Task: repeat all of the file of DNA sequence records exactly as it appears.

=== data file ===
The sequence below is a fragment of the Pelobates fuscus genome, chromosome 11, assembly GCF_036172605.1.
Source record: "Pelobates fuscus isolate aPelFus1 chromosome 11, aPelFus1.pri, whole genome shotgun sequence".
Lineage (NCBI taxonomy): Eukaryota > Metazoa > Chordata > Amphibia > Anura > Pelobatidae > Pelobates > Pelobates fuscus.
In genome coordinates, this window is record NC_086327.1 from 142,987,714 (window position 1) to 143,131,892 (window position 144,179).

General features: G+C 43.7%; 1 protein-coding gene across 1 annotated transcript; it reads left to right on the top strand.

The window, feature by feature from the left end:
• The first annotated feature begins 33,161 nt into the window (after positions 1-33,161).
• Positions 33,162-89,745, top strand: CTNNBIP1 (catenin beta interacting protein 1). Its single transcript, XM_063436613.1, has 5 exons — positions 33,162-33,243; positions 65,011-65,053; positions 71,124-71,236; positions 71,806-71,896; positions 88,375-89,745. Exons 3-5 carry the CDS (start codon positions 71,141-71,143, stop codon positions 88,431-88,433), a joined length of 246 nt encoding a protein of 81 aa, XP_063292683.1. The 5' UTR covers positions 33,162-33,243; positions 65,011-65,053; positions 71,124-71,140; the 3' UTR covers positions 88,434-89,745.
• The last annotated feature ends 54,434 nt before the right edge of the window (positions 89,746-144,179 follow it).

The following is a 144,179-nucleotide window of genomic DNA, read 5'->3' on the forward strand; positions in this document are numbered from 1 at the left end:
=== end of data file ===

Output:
The sequence below is a fragment of the Pelobates fuscus genome, chromosome 11, assembly GCF_036172605.1.
Source record: "Pelobates fuscus isolate aPelFus1 chromosome 11, aPelFus1.pri, whole genome shotgun sequence".
Lineage (NCBI taxonomy): Eukaryota > Metazoa > Chordata > Amphibia > Anura > Pelobatidae > Pelobates > Pelobates fuscus.
In genome coordinates, this window is record NC_086327.1 from 142,987,714 (window position 1) to 143,131,892 (window position 144,179).

General features: G+C 43.7%; 1 protein-coding gene across 1 annotated transcript; it reads left to right on the top strand.

The window, feature by feature from the left end:
• The first annotated feature begins 33,161 nt into the window (after positions 1-33,161).
• Positions 33,162-89,745, top strand: CTNNBIP1 (catenin beta interacting protein 1). Its single transcript, XM_063436613.1, has 5 exons — positions 33,162-33,243; positions 65,011-65,053; positions 71,124-71,236; positions 71,806-71,896; positions 88,375-89,745. Exons 3-5 carry the CDS (start codon positions 71,141-71,143, stop codon positions 88,431-88,433), a joined length of 246 nt encoding a protein of 81 aa, XP_063292683.1. The 5' UTR covers positions 33,162-33,243; positions 65,011-65,053; positions 71,124-71,140; the 3' UTR covers positions 88,434-89,745.
• The last annotated feature ends 54,434 nt before the right edge of the window (positions 89,746-144,179 follow it).

The following is a 144,179-nucleotide window of genomic DNA, read 5'->3' on the forward strand; positions in this document are numbered from 1 at the left end: